The results of Bruderer Enzler and Diekmann have now appeared in the academic journals Energy Research and Social Science and Journal of Environmental Psychology. They found large individual differences in per capita emissions: the researchers compared the 10 percent of people whose per capita emissions were lowest (an average of 2,300kg CO2 per person) with the 10 percent who caused the most emissions (some 14,000kg CO2 per person).

This shows that the group with the highest emissions burdens the climate roughly six times more than the group with the lowest emissions. Accordingly, the 10 percent with the highest emissions generate around 23 percent of all emissions, the 10 percent with the lowest emissions just 4 percent.

The differences are most pronounced when it comes to mobility: the 10 percent emitting the most greenhouse gases are responsible for 23 times more emissions than the 10 percent that emit the least. In terms of housing, the emissions of the most prolific greenhouse gas emitters are 4.7 times higher, but only 1.3 times higher when it comes to food.

Limited effect of income

In a subsequent step, the researchers examined the influence of household income on emissions: as expected, greenhouse gas emissions increase with income. A comparison of the groups of the 10 percent with the highest and lowest incomes revealed that the group with the highest incomes emits about 1.8 times more greenhouse gases: "The fact that households with higher incomes have a greater impact on the environment comes as no surprise. The more income is available, the more gets consumed and the greater the actual environmental impact," says Diekmann.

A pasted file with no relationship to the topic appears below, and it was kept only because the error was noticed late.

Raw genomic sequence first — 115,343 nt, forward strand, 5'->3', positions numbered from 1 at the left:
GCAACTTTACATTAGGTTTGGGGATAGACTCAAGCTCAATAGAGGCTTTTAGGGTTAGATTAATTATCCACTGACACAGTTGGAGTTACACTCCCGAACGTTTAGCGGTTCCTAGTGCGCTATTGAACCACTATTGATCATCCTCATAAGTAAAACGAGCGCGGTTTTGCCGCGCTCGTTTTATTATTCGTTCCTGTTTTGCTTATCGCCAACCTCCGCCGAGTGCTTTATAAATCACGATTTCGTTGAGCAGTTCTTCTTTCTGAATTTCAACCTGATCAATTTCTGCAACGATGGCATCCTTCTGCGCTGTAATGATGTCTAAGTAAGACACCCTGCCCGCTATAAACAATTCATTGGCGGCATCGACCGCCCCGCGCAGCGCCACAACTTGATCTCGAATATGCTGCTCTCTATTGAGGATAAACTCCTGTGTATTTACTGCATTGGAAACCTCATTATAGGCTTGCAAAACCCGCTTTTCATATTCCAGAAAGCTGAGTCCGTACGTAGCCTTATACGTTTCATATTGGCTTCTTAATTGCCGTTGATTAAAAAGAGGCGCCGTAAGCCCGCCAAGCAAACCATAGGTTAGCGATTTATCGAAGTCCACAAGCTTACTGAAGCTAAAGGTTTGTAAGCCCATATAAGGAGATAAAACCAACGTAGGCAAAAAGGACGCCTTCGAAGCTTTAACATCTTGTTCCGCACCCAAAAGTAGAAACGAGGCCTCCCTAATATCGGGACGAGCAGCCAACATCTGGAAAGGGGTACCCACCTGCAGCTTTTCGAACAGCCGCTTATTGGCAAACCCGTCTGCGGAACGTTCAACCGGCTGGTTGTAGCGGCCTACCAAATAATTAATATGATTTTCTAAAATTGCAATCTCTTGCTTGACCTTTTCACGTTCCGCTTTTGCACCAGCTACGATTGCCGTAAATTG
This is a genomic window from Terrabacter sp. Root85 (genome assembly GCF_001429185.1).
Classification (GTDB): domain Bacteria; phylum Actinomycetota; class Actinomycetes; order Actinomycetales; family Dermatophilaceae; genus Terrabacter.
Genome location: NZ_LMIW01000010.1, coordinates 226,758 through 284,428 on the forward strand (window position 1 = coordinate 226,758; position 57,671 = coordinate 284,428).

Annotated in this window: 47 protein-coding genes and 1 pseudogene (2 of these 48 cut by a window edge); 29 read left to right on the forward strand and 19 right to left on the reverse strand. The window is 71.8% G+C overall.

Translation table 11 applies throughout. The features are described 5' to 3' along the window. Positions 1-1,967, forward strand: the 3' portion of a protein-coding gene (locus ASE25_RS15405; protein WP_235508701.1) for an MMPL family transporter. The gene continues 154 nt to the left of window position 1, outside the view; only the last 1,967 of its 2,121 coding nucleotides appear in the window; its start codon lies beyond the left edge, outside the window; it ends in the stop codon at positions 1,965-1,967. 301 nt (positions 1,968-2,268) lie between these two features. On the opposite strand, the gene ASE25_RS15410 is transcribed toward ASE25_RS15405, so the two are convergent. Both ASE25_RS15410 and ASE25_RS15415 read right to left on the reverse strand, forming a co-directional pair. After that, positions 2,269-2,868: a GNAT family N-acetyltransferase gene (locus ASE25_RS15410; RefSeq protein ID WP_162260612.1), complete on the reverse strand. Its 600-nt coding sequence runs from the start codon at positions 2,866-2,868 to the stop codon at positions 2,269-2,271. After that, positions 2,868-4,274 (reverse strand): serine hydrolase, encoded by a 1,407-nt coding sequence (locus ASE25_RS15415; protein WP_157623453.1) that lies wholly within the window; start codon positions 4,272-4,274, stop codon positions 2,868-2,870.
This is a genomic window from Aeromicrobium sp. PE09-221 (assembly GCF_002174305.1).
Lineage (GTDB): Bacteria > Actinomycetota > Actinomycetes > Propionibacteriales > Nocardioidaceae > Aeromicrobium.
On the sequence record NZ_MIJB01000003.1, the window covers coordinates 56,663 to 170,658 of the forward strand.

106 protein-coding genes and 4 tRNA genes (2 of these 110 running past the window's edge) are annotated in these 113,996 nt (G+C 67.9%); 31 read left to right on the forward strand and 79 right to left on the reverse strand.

What is surprising, however, is that the effect of income is lower than expected, as it accounts for just one tenth of the differences in emissions. As for climate gases from food, income plays no role; in Switzerland at least, food-related emissions do not differ according to income. This is where environmental awareness comes into play – such as whether someone prefers organic or vegan food.

Women consume less electricity

On the other hand, stronger income effects are discernible in housing – and particularly mobility. The overall modest effect of income on actual greenhouse gas emissions shows that environmental footprints can be very different within the same income bracket.